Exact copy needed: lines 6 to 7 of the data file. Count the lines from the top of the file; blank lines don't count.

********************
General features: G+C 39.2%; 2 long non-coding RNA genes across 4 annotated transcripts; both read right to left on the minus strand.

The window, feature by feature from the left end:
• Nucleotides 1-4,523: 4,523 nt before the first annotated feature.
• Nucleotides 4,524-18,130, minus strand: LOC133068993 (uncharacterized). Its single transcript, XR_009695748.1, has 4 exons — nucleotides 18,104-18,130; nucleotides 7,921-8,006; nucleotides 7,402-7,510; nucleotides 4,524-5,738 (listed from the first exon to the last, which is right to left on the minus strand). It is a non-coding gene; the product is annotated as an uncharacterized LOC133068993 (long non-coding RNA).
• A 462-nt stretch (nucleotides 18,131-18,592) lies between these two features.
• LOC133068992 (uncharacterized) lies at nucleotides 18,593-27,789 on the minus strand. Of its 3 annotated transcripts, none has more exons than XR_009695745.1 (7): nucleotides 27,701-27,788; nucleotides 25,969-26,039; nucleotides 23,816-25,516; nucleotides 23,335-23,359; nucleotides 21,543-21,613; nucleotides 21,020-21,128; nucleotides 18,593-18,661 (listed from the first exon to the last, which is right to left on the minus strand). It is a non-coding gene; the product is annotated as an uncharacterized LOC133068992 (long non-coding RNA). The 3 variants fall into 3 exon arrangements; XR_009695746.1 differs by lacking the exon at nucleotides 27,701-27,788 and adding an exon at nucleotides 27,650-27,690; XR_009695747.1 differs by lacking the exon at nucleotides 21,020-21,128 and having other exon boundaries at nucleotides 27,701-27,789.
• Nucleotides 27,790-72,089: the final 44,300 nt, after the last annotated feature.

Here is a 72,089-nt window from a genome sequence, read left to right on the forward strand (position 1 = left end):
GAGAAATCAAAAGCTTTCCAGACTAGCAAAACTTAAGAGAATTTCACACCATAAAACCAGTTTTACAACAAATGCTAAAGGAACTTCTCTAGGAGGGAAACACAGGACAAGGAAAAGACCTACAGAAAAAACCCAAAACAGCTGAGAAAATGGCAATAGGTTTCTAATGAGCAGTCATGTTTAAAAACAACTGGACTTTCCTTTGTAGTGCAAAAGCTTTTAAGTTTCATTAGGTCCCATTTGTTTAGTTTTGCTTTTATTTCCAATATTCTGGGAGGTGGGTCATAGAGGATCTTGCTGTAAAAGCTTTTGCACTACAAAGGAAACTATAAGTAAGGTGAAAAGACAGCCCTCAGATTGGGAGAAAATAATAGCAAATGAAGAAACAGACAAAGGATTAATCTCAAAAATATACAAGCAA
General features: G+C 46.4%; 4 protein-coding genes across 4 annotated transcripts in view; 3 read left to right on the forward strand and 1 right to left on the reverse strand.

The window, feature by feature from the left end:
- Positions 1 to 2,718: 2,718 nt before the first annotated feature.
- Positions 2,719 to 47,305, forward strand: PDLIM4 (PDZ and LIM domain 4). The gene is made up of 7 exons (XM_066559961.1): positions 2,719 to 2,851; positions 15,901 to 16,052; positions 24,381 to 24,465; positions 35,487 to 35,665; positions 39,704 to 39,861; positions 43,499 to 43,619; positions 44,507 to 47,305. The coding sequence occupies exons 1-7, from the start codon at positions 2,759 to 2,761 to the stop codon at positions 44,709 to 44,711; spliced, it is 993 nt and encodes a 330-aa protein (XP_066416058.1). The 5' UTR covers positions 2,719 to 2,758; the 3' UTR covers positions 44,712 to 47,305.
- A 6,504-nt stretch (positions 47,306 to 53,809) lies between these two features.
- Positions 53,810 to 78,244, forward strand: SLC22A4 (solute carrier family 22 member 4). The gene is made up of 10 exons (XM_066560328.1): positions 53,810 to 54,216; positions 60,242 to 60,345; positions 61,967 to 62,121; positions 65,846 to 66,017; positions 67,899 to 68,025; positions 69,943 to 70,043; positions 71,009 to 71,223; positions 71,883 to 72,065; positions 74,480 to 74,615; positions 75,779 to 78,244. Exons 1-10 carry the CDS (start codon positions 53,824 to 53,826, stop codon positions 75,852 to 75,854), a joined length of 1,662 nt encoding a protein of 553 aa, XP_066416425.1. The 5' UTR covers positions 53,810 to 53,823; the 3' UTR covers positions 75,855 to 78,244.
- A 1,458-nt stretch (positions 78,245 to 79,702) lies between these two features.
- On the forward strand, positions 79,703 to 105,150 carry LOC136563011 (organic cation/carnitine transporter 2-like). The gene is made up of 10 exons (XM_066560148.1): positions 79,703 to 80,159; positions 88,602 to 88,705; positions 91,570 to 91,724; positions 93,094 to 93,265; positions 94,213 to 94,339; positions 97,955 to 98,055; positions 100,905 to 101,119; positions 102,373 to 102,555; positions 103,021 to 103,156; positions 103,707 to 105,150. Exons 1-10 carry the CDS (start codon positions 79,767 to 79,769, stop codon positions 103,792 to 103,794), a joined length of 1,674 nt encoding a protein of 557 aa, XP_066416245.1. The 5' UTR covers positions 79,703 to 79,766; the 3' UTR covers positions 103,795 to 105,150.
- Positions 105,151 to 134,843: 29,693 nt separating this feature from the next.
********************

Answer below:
• LOC133068992 (uncharacterized) lies at nucleotides 18,593-27,789 on the minus strand. Of its 3 annotated transcripts, none has more exons than XR_009695745.1 (7): nucleotides 27,701-27,788; nucleotides 25,969-26,039; nucleotides 23,816-25,516; nucleotides 23,335-23,359; nucleotides 21,543-21,613; nucleotides 21,020-21,128; nucleotides 18,593-18,661 (listed from the first exon to the last, which is right to left on the minus strand). It is a non-coding gene; the product is annotated as an uncharacterized LOC133068992 (long non-coding RNA). The 3 variants fall into 3 exon arrangements; XR_009695746.1 differs by lacking the exon at nucleotides 27,701-27,788 and adding an exon at nucleotides 27,650-27,690; XR_009695747.1 differs by lacking the exon at nucleotides 21,020-21,128 and having other exon boundaries at nucleotides 27,701-27,789.
• Nucleotides 27,790-72,089: the final 44,300 nt, after the last annotated feature.